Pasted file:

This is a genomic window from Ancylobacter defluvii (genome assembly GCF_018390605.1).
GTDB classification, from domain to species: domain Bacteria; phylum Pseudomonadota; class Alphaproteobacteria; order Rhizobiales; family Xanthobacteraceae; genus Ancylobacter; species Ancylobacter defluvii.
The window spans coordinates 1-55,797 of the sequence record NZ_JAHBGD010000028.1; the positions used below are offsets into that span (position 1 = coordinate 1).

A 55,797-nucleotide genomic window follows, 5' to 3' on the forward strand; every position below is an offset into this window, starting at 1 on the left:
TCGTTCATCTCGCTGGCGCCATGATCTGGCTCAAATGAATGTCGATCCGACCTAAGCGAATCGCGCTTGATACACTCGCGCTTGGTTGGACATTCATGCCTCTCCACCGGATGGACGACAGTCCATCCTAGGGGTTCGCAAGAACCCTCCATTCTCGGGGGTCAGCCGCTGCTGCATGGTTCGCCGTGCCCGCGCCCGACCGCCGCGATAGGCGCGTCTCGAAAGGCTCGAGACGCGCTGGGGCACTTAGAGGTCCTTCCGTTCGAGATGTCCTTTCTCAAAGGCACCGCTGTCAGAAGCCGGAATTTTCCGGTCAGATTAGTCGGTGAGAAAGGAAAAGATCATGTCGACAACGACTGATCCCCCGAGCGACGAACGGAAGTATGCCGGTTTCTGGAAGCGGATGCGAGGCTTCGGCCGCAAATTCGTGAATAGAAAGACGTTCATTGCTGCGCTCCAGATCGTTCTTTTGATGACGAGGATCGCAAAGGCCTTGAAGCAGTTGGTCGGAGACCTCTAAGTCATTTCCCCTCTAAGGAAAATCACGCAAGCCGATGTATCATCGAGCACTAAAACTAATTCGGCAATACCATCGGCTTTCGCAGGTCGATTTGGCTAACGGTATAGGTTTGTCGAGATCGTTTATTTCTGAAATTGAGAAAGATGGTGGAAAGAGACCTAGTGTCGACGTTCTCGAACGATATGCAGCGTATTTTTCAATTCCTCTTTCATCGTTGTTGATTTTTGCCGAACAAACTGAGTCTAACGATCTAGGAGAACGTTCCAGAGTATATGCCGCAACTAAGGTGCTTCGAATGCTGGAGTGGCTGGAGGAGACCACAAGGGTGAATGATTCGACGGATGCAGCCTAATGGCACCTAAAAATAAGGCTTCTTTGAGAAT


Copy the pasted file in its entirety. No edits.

This is a genomic window from Ancylobacter defluvii (genome assembly GCF_018390605.1).
GTDB classification, from domain to species: domain Bacteria; phylum Pseudomonadota; class Alphaproteobacteria; order Rhizobiales; family Xanthobacteraceae; genus Ancylobacter; species Ancylobacter defluvii.
The window spans coordinates 1-55,797 of the sequence record NZ_JAHBGD010000028.1; the positions used below are offsets into that span (position 1 = coordinate 1).

A 55,797-nucleotide genomic window follows, 5' to 3' on the forward strand; every position below is an offset into this window, starting at 1 on the left:
TCGTTCATCTCGCTGGCGCCATGATCTGGCTCAAATGAATGTCGATCCGACCTAAGCGAATCGCGCTTGATACACTCGCGCTTGGTTGGACATTCATGCCTCTCCACCGGATGGACGACAGTCCATCCTAGGGGTTCGCAAGAACCCTCCATTCTCGGGGGTCAGCCGCTGCTGCATGGTTCGCCGTGCCCGCGCCCGACCGCCGCGATAGGCGCGTCTCGAAAGGCTCGAGACGCGCTGGGGCACTTAGAGGTCCTTCCGTTCGAGATGTCCTTTCTCAAAGGCACCGCTGTCAGAAGCCGGAATTTTCCGGTCAGATTAGTCGGTGAGAAAGGAAAAGATCATGTCGACAACGACTGATCCCCCGAGCGACGAACGGAAGTATGCCGGTTTCTGGAAGCGGATGCGAGGCTTCGGCCGCAAATTCGTGAATAGAAAGACGTTCATTGCTGCGCTCCAGATCGTTCTTTTGATGACGAGGATCGCAAAGGCCTTGAAGCAGTTGGTCGGAGACCTCTAAGTCATTTCCCCTCTAAGGAAAATCACGCAAGCCGATGTATCATCGAGCACTAAAACTAATTCGGCAATACCATCGGCTTTCGCAGGTCGATTTGGCTAACGGTATAGGTTTGTCGAGATCGTTTATTTCTGAAATTGAGAAAGATGGTGGAAAGAGACCTAGTGTCGACGTTCTCGAACGATATGCAGCGTATTTTTCAATTCCTCTTTCATCGTTGTTGATTTTTGCCGAACAAACTGAGTCTAACGATCTAGGAGAACGTTCCAGAGTATATGCCGCAACTAAGGTGCTTCGAATGCTGGAGTGGCTGGAGGAGACCACAAGGGTGAATGATTCGACGGATGCAGCCTAATGGCACCTAAAAATAAGGCTTCTTTGAGAAT